After Poland, Lithuania, Greece to become the 3rd EU country to import American LNG

EPA/ARMANDO BABANI

Workers unload pipes for the Trans-Adriatic Pipeline (TAP), in Spitalle, Albania, September 8, 2016. Greece is striving to become an energy hub in the Balkans that will lessen Europe’s dependence on Russian gas supplies, boosting the EU’s energy security.

US Ambassador Pyatt highlights Greece’s role in European energy security


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ATHENS – US Ambassador to Greece Geoffrey Pyatt said on December 4 that Greece would be the third European country to begin importing American liquefied natural gas (LNG), after Poland and Lithuania.

Speaking at the Greek Economy conference organised by the American-Hellenic Chamber of Commerce (AmCham) in Athens, the American diplomat said the Greek government has promised to import LNG from the United States.

“Energy is an obvious area of growth. There is clear interest from American companies, and I’m also encouraged that there is such a convergence between US and Greek policy views on this critical sector,” Pyatt said.

The US diplomat reminded that US President Donald Trump and Greek Prime Minister Alexis Tsipras discussed during the latter’s visit to Washington DC, America’s “commitment and optimism” for the Greek energy sector as a way to accelerate the Mediterranean country’s economic recovery. US Secretary of State Rex Tillerson also highlighted this energy issue during his speech on European policy at the Wilson Center last week.

“Greece is at the tipping point in terms of establishing itself as a major European energy hub,” Pyatt said, citing natural gas projects like the Trans Adriatic Pipeline (TAP), the Floating Storage Regasification Unit (FSRU) in Alexandroupolis, the upgraded Revithousa terminal and the Greece Bulgaria Interconnector (IGB) as examples of Greece’s energy potential.

“You also see it in upstream projects now moving forward, in the hydrocarbon sector, but also renewables where we have increased interest recently from big American companies like General Electric (GE),” the US Ambassador said.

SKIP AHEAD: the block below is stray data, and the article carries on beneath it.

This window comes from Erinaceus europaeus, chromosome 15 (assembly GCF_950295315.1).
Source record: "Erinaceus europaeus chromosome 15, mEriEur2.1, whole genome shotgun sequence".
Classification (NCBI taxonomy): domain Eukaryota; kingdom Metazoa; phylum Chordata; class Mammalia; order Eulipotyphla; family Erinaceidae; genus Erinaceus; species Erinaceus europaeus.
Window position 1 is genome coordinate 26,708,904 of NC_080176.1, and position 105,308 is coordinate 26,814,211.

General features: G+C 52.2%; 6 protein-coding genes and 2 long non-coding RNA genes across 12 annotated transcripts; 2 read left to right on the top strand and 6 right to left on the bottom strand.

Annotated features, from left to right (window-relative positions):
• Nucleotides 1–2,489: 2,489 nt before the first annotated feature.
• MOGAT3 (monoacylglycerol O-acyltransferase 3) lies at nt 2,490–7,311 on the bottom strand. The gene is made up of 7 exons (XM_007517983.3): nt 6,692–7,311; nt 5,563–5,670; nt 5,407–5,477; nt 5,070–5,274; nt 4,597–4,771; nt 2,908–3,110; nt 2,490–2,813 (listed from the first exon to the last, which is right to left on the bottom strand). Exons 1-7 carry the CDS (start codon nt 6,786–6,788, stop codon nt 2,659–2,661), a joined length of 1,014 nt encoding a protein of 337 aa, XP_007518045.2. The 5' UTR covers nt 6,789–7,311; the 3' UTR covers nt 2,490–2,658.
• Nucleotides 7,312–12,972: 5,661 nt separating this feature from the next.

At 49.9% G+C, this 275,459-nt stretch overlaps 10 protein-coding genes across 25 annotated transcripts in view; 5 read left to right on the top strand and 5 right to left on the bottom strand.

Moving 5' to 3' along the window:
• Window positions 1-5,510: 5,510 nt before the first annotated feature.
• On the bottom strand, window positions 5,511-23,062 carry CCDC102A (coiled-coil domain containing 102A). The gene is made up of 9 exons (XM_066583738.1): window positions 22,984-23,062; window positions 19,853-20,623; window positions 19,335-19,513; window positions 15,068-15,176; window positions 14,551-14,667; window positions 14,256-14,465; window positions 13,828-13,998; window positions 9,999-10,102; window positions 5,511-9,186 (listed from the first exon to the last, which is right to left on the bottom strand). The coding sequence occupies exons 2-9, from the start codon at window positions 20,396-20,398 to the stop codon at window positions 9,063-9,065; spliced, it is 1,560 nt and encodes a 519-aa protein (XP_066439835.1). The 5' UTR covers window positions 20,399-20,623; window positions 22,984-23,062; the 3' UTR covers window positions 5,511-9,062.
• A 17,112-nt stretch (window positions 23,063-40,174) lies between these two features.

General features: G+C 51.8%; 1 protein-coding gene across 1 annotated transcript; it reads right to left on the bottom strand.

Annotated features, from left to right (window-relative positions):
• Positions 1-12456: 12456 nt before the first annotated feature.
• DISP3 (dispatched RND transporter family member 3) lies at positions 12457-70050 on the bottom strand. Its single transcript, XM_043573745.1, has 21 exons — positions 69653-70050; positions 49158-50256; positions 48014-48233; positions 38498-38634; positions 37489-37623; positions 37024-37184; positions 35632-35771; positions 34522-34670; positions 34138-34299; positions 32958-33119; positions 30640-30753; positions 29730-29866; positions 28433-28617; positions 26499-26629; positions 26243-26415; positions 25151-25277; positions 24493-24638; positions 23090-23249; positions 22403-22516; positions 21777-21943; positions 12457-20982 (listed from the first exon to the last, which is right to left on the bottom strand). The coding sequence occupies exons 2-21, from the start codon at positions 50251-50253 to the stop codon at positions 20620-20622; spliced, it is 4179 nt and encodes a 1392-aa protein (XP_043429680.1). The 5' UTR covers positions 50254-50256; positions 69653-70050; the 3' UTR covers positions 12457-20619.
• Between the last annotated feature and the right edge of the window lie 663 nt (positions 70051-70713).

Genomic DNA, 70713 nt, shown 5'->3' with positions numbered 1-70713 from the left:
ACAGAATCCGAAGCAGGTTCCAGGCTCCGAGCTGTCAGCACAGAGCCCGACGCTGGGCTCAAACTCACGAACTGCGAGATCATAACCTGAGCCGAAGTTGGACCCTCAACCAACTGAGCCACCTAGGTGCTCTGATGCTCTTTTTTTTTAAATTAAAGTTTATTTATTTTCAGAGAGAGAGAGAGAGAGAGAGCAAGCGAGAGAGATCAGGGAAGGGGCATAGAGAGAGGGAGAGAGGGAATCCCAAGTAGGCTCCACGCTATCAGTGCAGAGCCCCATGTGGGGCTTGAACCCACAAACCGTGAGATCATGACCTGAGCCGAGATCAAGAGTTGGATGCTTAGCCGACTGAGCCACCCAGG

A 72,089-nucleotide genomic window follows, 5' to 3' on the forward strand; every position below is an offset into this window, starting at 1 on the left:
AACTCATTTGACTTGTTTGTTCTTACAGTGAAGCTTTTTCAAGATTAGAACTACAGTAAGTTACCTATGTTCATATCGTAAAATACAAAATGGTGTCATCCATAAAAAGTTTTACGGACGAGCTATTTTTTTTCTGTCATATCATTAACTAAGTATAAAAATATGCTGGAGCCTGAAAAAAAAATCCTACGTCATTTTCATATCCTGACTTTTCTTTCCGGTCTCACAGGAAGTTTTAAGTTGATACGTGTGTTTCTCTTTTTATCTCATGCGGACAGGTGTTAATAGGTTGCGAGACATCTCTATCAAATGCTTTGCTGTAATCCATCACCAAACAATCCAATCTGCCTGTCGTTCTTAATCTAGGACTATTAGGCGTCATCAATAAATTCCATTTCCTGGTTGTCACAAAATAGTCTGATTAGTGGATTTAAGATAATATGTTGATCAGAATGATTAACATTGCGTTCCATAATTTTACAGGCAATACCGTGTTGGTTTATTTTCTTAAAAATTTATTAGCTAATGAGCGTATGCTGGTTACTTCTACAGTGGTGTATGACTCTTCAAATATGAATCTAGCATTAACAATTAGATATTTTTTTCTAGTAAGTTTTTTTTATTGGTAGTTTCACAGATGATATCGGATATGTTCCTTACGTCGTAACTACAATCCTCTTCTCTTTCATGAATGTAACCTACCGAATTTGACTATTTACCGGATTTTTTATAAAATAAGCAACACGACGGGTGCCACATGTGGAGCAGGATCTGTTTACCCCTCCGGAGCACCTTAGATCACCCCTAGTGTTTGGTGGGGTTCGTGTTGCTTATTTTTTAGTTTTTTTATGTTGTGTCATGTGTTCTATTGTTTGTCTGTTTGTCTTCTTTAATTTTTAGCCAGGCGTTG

“I was very glad to hear European Commission Vice President (for Energy Union Maroš) Šefčovič’s remarks at the recent Greek Energy Forum here in Athens. Our speeches were nearly mirror images of each other and showed the real convergence of interests on energy issues between Europe and the US. We agreed on the importance of energy diversification, on Greece’s regional role, and a point that the Prime Minister made in the US, which is that, in looking at energy diversification in Europe, almost every major new energy route coming into Europe will pass through Greece,” Pyatt said, adding that the policies and practices that the Greek government will put into place are critical not just for this country but for the larger vision of European energy security and diversification.

“The IGB Interconnector for instance, has the potential to open up the whole Balkan energy island, using Greece as the entry point to get away from the current dependence on monopoly suppliers that characterises many of the Balkan countries,” said Pyatt, who has advocated the need for the EU to lessen Europe’s dependence on gas supplies from Russia’s Gazprom.

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